Mirande The Singer
I remember sitting in the class with my friends when I saw Mirande Shah walk in. I was stumped and just like most students I couldn’t stop staring at her.
“Isn’t she that singer from Star Voice of India?” my friend had asked me to which I had nodded frantically.
Soon enough she was introduced by our professor as a student of our batch. Later, I walked up to her and said “I am a big fan!” like some kid who just saw Disneyland. She smiled, thanked me and left. Mirande has been a dear friend since then and five years later today, I sit in her apartment talking to her mom while I wait to interview her. I feel composed given the fact that I have known her for that long; my partner is all nerves today (he’s meeting her for the first time). We talk to aunty about the music industry and how Mirande has progressed over the years and she walks in.
Nothing’s changed about her. She gives me a bear hug, meets my partner and settles on the sofa.
“I cannot believe Mirande Shah is sitting before me and is this candid. How cool is this?!” My partner blurts out. Oh! He’s seen Disneyland today for sure.
“I have always been like this. And 10 years from now if she’s (refers to me) going to call me; I will be the same”, she beams.
“When did you fall in love with music?” I ask.
I see the absurd, almost indeterminate look on her face and I wonder if I have asked the right question.
“This is difficult”, she confesses. “Since forever, you know. I never took it seriously when I was young. I used to sing for every single emotion I felt. I was a national swimmer back in my school days and was passionate about it. I remember making excuses before my guru (music teacher) and heading out of my house. My relationship with music is that long; I just cannot put my finger over a timeline and say there, here’s when I fell in love with music.”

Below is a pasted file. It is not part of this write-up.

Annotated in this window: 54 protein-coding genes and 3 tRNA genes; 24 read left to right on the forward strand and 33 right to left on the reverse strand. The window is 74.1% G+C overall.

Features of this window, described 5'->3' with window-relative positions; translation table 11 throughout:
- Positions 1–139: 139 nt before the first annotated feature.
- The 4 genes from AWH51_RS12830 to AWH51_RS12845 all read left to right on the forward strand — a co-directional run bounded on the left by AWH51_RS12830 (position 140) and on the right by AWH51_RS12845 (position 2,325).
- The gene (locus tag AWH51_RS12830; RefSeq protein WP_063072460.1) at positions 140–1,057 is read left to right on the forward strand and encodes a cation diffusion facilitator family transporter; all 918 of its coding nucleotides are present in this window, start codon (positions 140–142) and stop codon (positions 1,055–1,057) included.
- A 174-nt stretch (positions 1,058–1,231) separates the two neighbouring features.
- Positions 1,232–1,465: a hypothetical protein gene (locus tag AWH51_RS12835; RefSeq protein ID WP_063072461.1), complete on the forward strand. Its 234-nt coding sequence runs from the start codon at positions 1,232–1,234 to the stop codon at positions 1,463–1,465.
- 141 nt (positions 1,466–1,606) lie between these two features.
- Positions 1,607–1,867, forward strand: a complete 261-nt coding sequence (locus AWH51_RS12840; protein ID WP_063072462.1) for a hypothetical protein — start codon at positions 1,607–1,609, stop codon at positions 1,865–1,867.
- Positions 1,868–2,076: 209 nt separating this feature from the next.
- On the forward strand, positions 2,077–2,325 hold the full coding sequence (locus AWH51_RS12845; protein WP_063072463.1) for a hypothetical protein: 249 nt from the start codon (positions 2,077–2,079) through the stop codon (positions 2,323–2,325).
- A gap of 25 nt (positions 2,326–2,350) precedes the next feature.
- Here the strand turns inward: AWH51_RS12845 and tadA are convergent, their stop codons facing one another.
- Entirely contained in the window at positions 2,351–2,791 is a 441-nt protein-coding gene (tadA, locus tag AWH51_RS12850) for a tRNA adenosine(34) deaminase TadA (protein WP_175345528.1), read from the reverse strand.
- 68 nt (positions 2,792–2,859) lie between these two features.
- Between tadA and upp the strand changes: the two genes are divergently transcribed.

“So when did you start taking it seriously?” My partner asks.
“It must be after class 10th. While everyone else was busy picking what stream to choose, it hit me that I couldn’t swim all my life and music is a natural gift I had and I was wasting it. It was my calling. When I got serious about it and started learning, my guru told me about Star Voice of India and asked me to audition. It was essentially to check where I stood amidst a hundred other talented people in the country.”
“Did you have the slightest notion that you could actually get through?” I always wanted to ask her that.
“Not at all! But you know
. My guru was actually counting on another student he thought would definitely get through. Instead, I did. I was awestruck with the kind of talent I was competing with. I had to prove myself again and I did.” She smiles.
when I have to prove myself, my confidence doubles up automatically
“How was the entire experience of the reality show?”
“It was both positive and negative. While I was there and listening to my co contestants, I realized the kind of energy and effort these guys had put since childhood into singing; I, on the other hand, had just started learning and was there on the stage. It just dawned on me that I had to learn so much more. I was good, but I knew I could get so much better.”
“Which is your personal favourite episode?” My partner asks.
The episode I was voted out of was my favourite. It’s a bitter sweet memory. I wasn’t keeping well, but that day was a parents’ special episode so I put in all my energy and performed. The judges loved it.
“Aunty was taking to us about how every contestant from the show settled in Mumbai and literally rolled in money. The fame was at its peak, everyone wanted you; Mumbai was waiting with open arms and you just walked away from all of that and returned to Ahmedabad to continue learning music. That must have taken immense courage. How did you manage that?” I ask.